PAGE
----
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Details of Grant 

EPSRC Reference: EP/Y008162/1
Title: Mid-IR vibration-assisted luminescence & spectroscopies (MIRVALS)
Principal Investigator: Baumberg, Professor JJ
Other Investigators:
Researcher Co-Investigators:
Project Partners:
AstraZeneca Cambridge Display Technology Ltd (CDT) Thermoteknix Systems Ltd
UK Centre for Ecology & Hydrology
Department: Physics
Organisation: University of Cambridge
Scheme: Standard Research
Starts: 01 January 2024 Ends: 31 December 2026 Value (£): 873,048
EPSRC Research Topic Classifications:
Materials Characterisation
EPSRC Industrial Sector Classifications:
No relevance to Underpinning Sectors
Related Grants:
EP/Y008774/1
Panel History:
Panel DatePanel NameOutcome
05 Jul 2023 EPSRC Physical Sciences Prioritisation Panel- July 2023 Announced
Summary on Grant Application Form
The aim of this proposal is to use the confinement of light to open up new possibilities in mid-infrared (MIR) detectors and use it to improve detection of rare analytes in environmental or biologically relevant fluids. Our key advance is how extreme light confinement controls MIR interaction with molecules, crucial in both aspects.

Detecting MIR light is vital for applications ranging from sensing of gases in the atmosphere to biomedical typing of tissues, since molecules absorb at characteristic vibrational bonds in the MIR. However sensitive detection of MIR light is problematic because unlike for visible light, detectors are bulky, costly and often need to be cooled. Room temperature detection of molecular vibrations in the MIR (3-30um wavelengths) has numerous applications including real-time gas sensing, chemical reactivity, medical and security imaging, astronomical surveys, and quantum communication. Sensitive pixelated detectors for imaging are extremely expensive (>£100k), precluding their use in many applications.

We have invented a new way to more efficiently detect MIR light, by upconverting it into the visible where efficient silicon cameras and detectors are ubiquitous. This breakthrough gives ten-fold cost reduction to existing technologies that would open up MIR sensing in many areas. While upconversion is known, it is low efficiency in all materials, which has required it to be enhanced using short pulse lasers that are also expensive, bulky, and costly. Our devices instead use extreme light confinement far below the optical wavelength into few-nm gaps between coinage metals (such as gold or silver). By confining both MIR and visible light in the same nano-gap, the upconversion efficiency is enhanced more than a billion-fold, enabling compact cheap detectors using diode laser or LED illumination. This leads to MIR detectors that are compact, uncooled, and much lower cost for users.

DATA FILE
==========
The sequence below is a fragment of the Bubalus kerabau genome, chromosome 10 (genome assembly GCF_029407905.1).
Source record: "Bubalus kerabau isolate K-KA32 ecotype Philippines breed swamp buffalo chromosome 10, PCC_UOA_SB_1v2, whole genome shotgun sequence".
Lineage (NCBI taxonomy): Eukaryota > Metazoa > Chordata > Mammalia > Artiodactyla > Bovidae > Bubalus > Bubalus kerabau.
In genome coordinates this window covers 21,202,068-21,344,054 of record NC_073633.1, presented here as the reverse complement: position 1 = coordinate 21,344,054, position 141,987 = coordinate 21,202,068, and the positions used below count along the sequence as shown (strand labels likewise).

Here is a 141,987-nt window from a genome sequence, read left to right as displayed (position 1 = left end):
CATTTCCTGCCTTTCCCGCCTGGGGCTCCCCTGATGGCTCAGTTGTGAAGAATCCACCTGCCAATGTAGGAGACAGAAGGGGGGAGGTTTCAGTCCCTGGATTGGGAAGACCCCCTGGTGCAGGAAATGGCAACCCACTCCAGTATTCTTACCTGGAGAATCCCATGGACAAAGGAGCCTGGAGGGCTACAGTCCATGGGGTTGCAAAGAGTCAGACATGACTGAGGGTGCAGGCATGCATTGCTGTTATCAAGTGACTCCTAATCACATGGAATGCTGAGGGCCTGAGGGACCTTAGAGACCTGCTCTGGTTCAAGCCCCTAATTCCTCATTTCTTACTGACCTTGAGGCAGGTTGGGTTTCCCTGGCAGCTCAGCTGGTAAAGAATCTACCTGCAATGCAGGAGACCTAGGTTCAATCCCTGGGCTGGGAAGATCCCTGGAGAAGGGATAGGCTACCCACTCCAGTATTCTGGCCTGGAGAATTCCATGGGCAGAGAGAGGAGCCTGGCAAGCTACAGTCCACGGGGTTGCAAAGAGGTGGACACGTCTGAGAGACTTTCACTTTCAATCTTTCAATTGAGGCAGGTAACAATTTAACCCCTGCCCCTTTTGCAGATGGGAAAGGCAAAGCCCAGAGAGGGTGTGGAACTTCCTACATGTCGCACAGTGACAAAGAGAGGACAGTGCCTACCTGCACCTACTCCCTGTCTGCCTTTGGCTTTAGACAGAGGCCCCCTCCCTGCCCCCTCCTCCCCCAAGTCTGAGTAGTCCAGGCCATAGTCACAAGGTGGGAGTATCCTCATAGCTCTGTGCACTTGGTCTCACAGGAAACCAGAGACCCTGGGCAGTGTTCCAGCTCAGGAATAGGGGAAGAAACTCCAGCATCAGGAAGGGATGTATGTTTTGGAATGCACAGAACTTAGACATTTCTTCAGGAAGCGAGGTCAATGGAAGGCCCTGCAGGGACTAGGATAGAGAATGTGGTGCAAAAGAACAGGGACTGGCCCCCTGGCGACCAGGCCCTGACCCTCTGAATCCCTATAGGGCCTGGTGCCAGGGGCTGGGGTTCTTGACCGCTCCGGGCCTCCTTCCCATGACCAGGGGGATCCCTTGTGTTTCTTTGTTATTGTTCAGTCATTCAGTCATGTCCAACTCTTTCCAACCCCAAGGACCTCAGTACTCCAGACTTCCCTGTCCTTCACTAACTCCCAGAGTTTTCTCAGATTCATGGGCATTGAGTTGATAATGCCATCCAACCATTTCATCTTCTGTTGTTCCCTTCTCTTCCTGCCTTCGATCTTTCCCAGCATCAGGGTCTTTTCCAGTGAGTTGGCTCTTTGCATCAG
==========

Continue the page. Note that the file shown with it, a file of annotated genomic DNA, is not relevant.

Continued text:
This grant is focussed on understanding how to trap both MIR light and visible light into the same gaps, how the constructs required can be easily, reliably, and cheaply constructed, and how to best understand their properties. We aim to build simple models that allow the tradeoffs between different design choices to be optimised, and to avoid the computationally expensive full simulations previously demanded.

In order to best understand the role of these coinage metal nano-gap cavities, we explore both the absorption of MIR light in molecules inside them, as well as how the molecules change their emission properties in response to MIR light. These two aspects of MIR science each give rise to promising MIR applications. One is detection of small concentrations (or changes) of analytes, for instance in the electrolytes within batteries which leads to their failure. Another is the detection of MIR light using uncooled array detectors capable for instance of imaging biopsy tissue slices.

The nanoscale architecture of our compressed optical cavities also gives an opportunity to avoid 'fouling', which is the buildup of organic molecules in active device regions. Our nanogaps only admit small molecules, and are electrically contacted (allowing application of voltages) while being robust to flow cleaning, opening new sensor paradigms.

We envisage many applications, but in truth this research is at the early stage where we do not yet know what is possible. What is crucial right now is that we employ scalable benign ways of making these, consider how they can be best recycled, and understand just how effectively such tiny devices can give far more efficient ways to utilise materials than our current paradigms.

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Organisation Website: http://www.cam.ac.uk